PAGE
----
In addition to my short travel piece on Civil War Boston for the latest issue of The Civil War Monitor, I also took part in the magazine’s “Best of 2013” feature. Seven of us, including Ken Noe, Andrew Wagenhoffer, Robert Krick, Ethan Rafuse, Brooks Simpson and Harry Smeltzer were asked to select a “Top Pick” along with an “Honorable Mention.” Here are my selections. [click to continue…]
Alan Levin at the Kennedy Plaza on the boardwalk in Atlantic City, New Jersey
Imagine my surprise when I came across this feature story this morning in my hometown newspaper about my own father, whose efforts to preserve John F. Kennedy Plaza on the boardwalk in Atlantic City, New Jersey are finally being acknowledged on this 50th anniversary of the president’s assassination. My father loves this site for reasons mentioned in the article. [click to continue…]
Here is a wonderful little time capsule from the eve of the Civil War centennial in 1960. Those of you who teach courses on Civil War memory will find it particularly interesting. There are very few surprises in how the documentary frames the causes and consequences of the war along with slavery and emancipation. The need to maintain a national consensus at the height of the Cold War is clearly discernible. My favorite line is the claim that white northerners had difficulty on the battlefield early on owing to their unfamiliarity with guns. It turns out that before the war they were all working in shops and factories.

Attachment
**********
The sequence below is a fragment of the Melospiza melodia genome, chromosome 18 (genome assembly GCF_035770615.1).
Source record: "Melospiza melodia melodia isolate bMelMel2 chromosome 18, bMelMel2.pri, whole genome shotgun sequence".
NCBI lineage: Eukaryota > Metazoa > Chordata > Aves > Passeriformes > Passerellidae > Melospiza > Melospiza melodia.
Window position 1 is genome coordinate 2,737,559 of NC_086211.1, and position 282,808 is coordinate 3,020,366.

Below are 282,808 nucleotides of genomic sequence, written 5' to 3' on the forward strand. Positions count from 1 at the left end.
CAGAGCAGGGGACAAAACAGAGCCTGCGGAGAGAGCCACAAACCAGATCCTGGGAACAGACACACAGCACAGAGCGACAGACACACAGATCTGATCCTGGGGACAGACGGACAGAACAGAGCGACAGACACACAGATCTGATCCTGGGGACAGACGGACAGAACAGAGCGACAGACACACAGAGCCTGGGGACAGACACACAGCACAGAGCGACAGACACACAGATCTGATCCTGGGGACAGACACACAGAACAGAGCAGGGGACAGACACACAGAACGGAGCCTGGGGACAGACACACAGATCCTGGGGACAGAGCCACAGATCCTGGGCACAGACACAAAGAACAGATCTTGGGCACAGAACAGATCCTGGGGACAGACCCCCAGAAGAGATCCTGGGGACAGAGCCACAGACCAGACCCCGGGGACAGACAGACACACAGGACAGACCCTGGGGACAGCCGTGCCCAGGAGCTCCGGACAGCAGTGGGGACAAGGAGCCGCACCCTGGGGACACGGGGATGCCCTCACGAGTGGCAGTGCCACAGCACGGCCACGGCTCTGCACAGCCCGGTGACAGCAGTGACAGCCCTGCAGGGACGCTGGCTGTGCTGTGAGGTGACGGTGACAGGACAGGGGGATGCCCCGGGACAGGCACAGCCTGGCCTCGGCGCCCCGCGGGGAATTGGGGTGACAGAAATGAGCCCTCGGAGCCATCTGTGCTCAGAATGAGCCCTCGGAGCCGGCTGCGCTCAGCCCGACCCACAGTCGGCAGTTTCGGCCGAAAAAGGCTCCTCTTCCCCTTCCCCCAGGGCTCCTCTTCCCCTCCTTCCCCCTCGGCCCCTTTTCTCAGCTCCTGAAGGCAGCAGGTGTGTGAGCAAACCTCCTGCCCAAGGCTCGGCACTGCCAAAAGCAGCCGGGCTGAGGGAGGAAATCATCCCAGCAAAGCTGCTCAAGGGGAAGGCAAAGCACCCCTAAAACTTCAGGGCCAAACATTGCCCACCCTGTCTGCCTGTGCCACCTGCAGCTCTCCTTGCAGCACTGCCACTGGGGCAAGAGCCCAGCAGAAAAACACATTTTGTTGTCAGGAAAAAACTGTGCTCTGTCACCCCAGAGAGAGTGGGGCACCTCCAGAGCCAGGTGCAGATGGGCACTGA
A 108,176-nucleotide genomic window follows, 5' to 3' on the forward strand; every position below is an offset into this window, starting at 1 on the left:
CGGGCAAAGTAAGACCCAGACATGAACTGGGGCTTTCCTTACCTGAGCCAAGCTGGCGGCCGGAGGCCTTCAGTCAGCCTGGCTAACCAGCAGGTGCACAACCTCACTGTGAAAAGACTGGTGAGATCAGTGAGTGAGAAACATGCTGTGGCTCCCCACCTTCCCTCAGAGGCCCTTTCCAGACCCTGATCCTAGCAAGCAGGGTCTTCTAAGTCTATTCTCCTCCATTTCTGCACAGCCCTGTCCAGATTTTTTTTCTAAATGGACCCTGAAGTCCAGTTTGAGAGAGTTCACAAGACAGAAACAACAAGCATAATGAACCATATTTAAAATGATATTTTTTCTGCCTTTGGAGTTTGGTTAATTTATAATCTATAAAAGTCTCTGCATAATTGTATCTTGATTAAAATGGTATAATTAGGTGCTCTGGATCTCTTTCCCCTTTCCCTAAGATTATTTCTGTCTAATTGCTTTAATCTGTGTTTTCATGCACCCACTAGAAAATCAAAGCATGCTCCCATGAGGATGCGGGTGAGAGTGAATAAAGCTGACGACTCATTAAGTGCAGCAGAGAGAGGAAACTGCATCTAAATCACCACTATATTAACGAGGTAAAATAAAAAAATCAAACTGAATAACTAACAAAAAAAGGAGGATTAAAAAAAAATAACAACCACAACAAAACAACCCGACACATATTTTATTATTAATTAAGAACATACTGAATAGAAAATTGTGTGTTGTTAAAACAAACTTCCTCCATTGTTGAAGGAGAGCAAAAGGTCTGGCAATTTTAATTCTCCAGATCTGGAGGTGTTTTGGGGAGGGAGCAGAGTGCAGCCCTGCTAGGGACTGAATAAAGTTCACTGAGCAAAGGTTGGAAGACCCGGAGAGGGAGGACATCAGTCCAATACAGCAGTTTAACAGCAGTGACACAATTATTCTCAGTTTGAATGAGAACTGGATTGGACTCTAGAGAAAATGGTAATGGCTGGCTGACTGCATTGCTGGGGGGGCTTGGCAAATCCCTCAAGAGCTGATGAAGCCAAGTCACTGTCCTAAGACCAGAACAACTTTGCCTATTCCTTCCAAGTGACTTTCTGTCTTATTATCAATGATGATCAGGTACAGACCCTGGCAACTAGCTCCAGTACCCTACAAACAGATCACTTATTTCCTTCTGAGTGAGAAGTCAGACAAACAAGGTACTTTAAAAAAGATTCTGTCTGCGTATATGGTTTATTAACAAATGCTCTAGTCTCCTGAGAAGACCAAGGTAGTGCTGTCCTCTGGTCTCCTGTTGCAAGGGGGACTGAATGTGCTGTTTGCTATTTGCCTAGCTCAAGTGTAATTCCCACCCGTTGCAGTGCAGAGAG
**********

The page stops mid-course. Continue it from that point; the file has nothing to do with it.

The current issue of The Civil War Monitor includes my top 10 list of Civil War-related sites in and around Boston. I fully realize that this is a subjective choice, but I do hope it reveals to Bostonians and visitors that the city’s Civil War commemorative landscape is worth exploring along with its rich history from the Revolution. Thanks to Terry Johnston for the opportunity to share a bit of the history from my new home. Click here for your subscription to the CWM.
Civil War Monitor Top 10 (1-5)
Civil War Monitor Top 10 (6-10)
Here is my review of Caroline Janney’s book, Remembering the Civil War: Reunion and the Limits of Reconciliation, which will appear in the next issue of the Virginia Magazine of History and Biography (pp. 389-90). It goes without saying that I highly recommend this book.
In 2001, David Blight published Race and Reunion: The Civil War in American Memory. The book won numerous awards and helped to shape a wave of academic studies that soon followed. Blight’s depiction of a nation that by the turn of the twentieth century had largely embraced sectional reconciliation at the expense of a legacy of emancipation also found a voice outside academic halls on National Park Service battlefields and in museum exhibitions. Many have embraced the narrative of emancipation and its emphasis on African American soldiers throughout the sesquicentennial commemorations as part of an effort to overcome a nation’s willful amnesia. [click to continue…]